Garibaldi went straight to the majors, making his debut on July 15 with a scoreless inning of relief in New York against the Mets. (Under the rules of the time, the Giants had to keep him on their roster or risk losing him for $8,000 in a postseason draft of first-year players.) The next day he came on with two out and the tying run on third in the bottom of the ninth, and with his first pitch he retired Rod Kanehl on a fly ball to get the save in a 3-2 Giants win. But with the Giants in a pennant race, manager Alvin Dark was reluctant to use the rookie, and his subsequent appearances all came with the Giants trailing. Still he performed well, with a 2.38 ERA in his first eight appearances, before he allowed four runs in an inning of work against Milwaukee on August 29.
And that would be Garibaldi’s last appearance of the season, although he remained on the active roster for the World Series against the Yankees. He did not appear in any of the seven games but still received $3,645.74, a half-share of the Giants’ World Series earnings.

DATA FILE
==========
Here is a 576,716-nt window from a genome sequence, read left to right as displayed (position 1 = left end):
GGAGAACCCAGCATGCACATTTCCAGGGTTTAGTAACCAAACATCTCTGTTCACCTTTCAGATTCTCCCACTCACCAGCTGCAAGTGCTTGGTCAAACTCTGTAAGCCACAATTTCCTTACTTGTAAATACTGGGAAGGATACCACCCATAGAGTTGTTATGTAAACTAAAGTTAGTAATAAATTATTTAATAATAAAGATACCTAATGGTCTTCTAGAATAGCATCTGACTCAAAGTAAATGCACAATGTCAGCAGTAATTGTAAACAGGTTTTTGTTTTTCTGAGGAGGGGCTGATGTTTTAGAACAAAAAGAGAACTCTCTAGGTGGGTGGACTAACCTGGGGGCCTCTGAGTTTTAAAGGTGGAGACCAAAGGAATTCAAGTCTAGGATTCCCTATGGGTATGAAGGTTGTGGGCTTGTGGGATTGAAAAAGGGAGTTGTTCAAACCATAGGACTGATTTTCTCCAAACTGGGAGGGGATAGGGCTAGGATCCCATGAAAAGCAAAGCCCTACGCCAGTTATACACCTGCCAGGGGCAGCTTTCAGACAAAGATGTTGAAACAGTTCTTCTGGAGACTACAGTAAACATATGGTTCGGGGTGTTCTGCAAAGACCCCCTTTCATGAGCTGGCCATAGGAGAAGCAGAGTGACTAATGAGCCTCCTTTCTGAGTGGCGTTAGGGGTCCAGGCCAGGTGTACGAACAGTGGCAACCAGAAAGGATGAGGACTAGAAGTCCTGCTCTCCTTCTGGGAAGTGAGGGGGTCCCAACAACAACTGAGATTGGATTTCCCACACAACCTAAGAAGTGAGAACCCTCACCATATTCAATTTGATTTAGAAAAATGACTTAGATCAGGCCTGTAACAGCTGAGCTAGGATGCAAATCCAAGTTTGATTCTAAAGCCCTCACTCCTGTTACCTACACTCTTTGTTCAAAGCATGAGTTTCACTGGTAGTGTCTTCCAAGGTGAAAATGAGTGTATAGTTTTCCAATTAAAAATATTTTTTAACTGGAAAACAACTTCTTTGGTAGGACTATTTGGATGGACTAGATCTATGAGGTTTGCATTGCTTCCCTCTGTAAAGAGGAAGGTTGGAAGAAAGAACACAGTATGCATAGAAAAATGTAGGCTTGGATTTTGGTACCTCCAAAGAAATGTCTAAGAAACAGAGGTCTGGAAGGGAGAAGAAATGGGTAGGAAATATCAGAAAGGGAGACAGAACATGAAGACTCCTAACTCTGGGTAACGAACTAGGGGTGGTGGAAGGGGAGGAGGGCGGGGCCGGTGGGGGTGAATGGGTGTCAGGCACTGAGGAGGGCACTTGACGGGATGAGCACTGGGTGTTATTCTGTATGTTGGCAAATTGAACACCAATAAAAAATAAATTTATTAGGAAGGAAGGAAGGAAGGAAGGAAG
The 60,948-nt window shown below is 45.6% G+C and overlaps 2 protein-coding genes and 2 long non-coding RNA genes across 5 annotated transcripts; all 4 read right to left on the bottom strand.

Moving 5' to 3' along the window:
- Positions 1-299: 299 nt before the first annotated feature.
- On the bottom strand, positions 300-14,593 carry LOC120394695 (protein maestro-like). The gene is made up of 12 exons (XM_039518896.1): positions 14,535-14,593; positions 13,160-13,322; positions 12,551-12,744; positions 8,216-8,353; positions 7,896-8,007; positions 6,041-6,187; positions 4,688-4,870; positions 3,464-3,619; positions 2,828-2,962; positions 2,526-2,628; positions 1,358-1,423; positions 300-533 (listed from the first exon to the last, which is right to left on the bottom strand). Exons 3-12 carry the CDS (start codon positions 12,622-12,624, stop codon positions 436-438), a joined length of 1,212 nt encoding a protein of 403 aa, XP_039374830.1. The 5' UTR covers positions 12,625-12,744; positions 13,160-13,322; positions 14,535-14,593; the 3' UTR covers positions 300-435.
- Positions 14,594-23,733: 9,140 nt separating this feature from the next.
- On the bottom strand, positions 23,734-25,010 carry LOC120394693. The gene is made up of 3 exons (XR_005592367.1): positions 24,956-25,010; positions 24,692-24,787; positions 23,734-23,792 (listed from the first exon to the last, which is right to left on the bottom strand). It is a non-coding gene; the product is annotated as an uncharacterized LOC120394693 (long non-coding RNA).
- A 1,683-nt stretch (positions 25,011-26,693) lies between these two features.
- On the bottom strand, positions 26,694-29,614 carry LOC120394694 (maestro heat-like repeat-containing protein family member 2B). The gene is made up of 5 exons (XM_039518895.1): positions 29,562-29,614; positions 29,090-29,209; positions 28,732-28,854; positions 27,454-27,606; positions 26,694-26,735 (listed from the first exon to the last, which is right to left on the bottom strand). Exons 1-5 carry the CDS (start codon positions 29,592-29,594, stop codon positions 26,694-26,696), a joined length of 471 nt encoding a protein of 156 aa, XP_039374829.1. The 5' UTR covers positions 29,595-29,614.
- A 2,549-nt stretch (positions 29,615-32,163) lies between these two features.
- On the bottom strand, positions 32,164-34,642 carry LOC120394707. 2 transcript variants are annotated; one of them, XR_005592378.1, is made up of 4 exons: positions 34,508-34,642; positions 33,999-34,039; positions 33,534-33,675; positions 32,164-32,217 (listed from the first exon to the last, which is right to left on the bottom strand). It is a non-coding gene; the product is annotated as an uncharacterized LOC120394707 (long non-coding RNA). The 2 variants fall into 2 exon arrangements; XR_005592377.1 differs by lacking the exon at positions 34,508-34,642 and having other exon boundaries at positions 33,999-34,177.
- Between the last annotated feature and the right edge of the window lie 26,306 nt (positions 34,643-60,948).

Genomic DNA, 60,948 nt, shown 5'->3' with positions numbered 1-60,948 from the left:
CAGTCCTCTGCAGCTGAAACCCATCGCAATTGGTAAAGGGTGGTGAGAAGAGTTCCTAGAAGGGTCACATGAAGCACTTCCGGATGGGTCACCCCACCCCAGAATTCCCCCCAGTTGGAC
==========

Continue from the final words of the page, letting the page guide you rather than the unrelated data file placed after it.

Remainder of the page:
Garibaldi would pitch in only six major league games after that: four in September 1963, one in September 1966, and his only major league start on the next-to-last day of the 1969 season, right after the Giants had been eliminated from the pennant race. He pitched four scoreless innings against the Padres, then gave up four runs (three of them unearned) in the fifth to take the loss. He finished his big league career with an 0-2 record and a 3.08 ERA in 26-1/3 innings. Yes, he pitched more innings in six days in the 1962 College World Series than he did in the major leagues.
But Garibaldi did a solid job in the Class AAA Pacific Coast League, winning 96 games in that loop from 1963 through 1971 and reaching double figures in victories in eight of those nine seasons (in the other season, 1964, he pitched only 55 innings because of a bad arm). In 1969 he led the league in wins and complete games and was sixth in the league in ERA; in 1970 he won 15 games and again led the league in complete games, ranking second in the league in ERA.
Okay, I’m running out of time here, and maybe I’ll be able to flesh this out later, but Garibaldi was also a superb basketball player, leading Santa Clara in scoring during his only varsity season as a sophomore in 1961-62. His older brother Dick was at the time Santa Clara’s freshman baseball and basketball coach and would later become the Broncos’ varsity basketball coach. Dick Garibaldi had played on Santa Clara’s team that reached the NCAA basketball Final Four in 1952.